As a Government, we recognise the possibilities for young people’s life chances that come from learning other languages. We want schools to work towards a new model of language learning and teaching that is based on the mother tongue plus two additional languages, as first set out in the European Union’s Barcelona agreement of 2002. We acknowledge that this is a bold and ambitious objective—one to be delivered over several years.
The languages group has come forward with 35 recommendations. I am grateful for the work of Simon Macaulay, who chaired the group, and to all those who contributed to its deliberations. The group has sought to strike a balance between the level of ambition that a 1+2 model represents and an honest critique of where we are starting from.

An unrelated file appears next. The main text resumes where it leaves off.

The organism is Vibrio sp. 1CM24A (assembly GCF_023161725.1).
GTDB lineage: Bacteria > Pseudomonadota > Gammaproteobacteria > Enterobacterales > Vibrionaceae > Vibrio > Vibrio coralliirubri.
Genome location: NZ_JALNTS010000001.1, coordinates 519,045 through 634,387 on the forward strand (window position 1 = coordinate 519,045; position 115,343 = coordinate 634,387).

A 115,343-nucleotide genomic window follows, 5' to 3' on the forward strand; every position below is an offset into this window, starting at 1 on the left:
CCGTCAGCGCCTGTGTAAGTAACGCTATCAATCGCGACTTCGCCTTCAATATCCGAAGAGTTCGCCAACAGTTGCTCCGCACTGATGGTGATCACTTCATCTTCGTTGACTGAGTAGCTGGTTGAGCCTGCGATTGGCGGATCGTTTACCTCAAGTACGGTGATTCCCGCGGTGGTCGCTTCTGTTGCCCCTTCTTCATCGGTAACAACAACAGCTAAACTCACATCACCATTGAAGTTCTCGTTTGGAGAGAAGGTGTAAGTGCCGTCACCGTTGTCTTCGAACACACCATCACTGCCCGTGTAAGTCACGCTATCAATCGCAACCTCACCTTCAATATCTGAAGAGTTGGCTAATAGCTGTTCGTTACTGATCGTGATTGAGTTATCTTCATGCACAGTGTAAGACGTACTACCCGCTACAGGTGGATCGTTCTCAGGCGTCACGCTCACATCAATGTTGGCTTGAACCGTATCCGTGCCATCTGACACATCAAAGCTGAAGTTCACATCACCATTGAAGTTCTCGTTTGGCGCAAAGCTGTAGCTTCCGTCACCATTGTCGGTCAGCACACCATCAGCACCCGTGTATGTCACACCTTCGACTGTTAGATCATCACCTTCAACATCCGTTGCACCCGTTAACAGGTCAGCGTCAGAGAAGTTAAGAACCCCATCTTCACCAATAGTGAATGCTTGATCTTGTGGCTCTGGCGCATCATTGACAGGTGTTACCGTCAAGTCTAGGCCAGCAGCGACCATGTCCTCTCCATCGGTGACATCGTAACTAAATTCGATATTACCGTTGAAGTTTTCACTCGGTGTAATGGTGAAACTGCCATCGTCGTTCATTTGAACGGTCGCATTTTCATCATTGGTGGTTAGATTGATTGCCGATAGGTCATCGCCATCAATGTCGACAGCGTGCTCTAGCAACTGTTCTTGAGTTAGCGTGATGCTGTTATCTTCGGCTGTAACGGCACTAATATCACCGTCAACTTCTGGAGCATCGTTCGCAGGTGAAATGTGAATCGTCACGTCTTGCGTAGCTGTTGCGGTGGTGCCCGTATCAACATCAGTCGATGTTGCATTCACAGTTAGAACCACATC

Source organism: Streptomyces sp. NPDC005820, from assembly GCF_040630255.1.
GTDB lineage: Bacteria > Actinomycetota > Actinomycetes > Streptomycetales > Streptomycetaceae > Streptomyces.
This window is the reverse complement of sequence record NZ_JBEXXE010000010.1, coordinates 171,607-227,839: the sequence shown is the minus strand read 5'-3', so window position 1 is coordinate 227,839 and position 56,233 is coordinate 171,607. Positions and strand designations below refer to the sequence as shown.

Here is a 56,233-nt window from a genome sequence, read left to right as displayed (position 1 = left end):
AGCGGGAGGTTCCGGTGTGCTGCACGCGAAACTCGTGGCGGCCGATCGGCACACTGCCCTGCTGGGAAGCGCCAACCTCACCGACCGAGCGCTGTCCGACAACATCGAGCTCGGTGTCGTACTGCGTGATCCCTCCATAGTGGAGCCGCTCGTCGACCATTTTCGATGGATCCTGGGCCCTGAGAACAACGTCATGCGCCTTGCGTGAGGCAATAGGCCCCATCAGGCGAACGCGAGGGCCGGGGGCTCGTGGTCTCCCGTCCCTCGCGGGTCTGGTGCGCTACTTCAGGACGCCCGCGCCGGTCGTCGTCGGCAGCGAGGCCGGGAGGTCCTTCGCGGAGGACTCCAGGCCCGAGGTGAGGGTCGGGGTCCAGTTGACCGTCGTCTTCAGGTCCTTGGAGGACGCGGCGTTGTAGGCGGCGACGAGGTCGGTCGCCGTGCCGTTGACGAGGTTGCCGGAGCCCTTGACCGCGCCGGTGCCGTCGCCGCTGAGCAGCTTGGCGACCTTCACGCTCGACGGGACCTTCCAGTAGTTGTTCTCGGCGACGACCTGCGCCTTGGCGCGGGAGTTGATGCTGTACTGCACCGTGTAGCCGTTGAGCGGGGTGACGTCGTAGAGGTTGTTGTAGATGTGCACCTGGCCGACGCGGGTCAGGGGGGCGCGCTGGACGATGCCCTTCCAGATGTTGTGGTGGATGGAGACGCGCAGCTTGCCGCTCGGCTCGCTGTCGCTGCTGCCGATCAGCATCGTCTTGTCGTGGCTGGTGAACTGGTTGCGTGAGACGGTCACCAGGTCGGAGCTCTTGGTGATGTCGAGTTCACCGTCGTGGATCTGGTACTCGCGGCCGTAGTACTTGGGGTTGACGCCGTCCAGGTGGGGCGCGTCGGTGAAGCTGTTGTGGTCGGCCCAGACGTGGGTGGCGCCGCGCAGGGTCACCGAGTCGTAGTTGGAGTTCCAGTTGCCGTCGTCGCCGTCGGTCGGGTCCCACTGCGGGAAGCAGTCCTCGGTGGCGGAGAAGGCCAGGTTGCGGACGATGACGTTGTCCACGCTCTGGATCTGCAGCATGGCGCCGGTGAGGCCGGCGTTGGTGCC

I asked for a radical report, and the group did not disappoint me. I welcome the group’s key messages: that Scotland can and must do more to provide our young people with a better language learning experience; that language learning is life enhancing and can enable our young people to participate more fully in a globalised society and economy; and that Scotland’s increasing diversity of languages, including Scotland’s own languages, should be celebrated. I also welcome the group’s considered view that although introducing two additional languages is an ambitious goal, it is one that, over time and with the engagement of all those with a broad mind or an interest in languages, can be delivered.